Six years of scientific exploration at the moon

Lunar Reconnaissance orbiter

On June 23, 2009, NASA robotic Lunar Reconnaissance Orbiter (LRO) entered the lunar orbit. Since then, it has been working successfully in science and exploration missions.

LRO instruments have made comprehensive measurements of the moon and its environment, and the collected information provides us new knowledge about the geologic history of the moon.

In a paper published on Icarus, researchers reviewed the history of LRO and the main work it has done in the past 6 years.

LRO is a robotic spacecraft used to map the moon’s surface.

The LRO mission was initiated as an exploration mission in 2004. On June 18, 2009, LRO was launched.

The first images about the moon surface sent by LRO were published on July 2, 2009. During September 15, 2009 – September 15, 2000, LRO finished an exploration mission.

After that, it worked on a 2-year science mission, which has been extended to September 2016.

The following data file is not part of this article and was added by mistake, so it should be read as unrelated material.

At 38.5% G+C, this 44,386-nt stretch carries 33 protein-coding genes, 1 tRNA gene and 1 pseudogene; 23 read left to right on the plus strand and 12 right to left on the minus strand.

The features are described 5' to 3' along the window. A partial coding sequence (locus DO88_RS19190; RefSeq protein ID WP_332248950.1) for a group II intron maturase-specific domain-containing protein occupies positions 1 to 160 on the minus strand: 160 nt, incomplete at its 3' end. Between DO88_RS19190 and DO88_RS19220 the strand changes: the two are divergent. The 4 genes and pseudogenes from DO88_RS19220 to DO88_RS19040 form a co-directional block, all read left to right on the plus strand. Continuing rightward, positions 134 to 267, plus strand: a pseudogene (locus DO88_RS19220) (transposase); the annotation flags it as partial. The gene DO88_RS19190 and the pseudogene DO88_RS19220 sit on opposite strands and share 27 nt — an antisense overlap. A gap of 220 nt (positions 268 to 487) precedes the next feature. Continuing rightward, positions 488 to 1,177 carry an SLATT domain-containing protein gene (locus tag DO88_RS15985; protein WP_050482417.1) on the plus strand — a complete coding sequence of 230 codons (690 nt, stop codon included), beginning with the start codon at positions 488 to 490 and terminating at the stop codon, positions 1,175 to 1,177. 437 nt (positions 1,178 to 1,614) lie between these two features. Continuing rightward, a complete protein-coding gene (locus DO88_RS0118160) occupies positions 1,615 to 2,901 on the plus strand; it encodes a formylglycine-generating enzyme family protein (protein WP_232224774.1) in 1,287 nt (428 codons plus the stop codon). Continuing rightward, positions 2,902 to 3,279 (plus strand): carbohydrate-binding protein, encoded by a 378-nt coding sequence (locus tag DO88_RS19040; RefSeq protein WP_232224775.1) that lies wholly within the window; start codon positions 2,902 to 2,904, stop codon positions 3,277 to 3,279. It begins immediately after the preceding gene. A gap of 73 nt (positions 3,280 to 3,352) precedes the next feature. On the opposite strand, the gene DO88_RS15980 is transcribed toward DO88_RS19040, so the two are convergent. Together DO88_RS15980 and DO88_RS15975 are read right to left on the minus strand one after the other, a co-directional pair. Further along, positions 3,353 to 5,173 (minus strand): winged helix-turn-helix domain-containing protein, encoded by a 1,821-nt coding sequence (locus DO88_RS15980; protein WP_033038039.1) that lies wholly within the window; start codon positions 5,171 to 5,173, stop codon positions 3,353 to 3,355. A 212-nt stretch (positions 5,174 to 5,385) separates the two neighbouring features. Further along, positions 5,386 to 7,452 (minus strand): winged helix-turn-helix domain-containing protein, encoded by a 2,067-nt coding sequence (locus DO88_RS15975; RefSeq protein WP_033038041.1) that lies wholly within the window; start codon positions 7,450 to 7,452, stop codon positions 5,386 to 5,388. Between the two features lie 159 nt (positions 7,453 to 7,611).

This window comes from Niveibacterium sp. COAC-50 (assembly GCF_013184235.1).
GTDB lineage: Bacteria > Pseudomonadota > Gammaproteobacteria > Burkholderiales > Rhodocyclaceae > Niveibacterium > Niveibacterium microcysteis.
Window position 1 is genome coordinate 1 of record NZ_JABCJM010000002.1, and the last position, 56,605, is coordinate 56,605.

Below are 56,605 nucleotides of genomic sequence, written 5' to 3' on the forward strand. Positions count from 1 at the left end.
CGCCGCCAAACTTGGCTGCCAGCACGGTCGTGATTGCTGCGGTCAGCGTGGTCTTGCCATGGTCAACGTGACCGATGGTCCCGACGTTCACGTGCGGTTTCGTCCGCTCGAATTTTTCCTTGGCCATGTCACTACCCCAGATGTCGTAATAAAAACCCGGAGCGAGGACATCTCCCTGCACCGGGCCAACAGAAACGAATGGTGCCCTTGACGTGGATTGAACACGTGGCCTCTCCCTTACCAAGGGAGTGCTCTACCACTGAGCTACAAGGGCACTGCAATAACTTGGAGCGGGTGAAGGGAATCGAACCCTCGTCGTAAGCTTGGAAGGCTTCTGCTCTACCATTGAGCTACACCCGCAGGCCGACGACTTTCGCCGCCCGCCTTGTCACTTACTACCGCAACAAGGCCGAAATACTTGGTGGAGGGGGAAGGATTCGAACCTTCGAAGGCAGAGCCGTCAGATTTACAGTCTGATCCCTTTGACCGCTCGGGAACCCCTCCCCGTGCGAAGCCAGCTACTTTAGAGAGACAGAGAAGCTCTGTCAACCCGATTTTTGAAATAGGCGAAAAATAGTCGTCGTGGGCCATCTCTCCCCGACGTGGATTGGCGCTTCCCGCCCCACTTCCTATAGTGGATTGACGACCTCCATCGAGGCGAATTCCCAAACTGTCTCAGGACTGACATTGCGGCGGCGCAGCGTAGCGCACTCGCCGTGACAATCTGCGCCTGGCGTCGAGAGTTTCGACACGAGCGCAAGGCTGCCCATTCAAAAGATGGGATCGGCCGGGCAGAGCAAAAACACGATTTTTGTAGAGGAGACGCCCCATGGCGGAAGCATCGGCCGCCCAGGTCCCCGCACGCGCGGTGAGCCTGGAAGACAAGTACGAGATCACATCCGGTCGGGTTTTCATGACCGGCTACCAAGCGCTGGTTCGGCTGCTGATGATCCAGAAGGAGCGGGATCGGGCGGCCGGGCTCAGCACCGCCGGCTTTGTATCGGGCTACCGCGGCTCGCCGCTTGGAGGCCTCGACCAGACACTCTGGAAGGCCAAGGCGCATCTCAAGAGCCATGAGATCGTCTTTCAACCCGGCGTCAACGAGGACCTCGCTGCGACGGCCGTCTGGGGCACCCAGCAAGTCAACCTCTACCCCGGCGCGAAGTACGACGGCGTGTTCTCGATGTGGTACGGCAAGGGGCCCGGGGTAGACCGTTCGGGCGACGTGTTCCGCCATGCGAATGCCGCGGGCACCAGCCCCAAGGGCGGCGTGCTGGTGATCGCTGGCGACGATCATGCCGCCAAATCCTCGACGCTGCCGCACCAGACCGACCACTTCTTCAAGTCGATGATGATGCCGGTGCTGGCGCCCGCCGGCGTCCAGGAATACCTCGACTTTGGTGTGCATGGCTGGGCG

LRO has a number of technical innovations in its scientific exploration.

For example, it finishes the first global thermal mapping of a planetary body that covers a full range of local times and seasons;

it uses the Cosmic Ray Telescope for the Effects of Radiation (CRaTER) to characterize the global lunar radiation environment;

it has the first multi-beam laser altimeter system in space;

it uses the Lunar Exploration Neutron Detector (LEND) to detect and measure the possible near-surface water ice deposits.

LRO has accomplished a lot. During the initial exploration, it collected valuable data that were used to develop global maps of the moon. It also measured 50 lunar locations for future landing.

During the science mission, LRO showed the moon’s interaction with the space environment with the Lyman-Alpha Mapping Project (LAMP) instrument that directly observes the exosphere.

In addition, LRO found clues for interior processes based on surface observations.

It also collected detailed information about the lunar regolith (the layer of loose material covering the bedrock of the moon) and the lunar geologic processes.

LRO has advanced our understanding about the history of the moon and the solar system, overturned many basic assumptions about the moon, and helped us ask new scientific questions.

It will keep conducting unique observations and investigations about the volatile emplacement and transport, the effect of tidal forces, the formation of regolith, the interaction between the moon and the external environment, and the lunar radiation environment.

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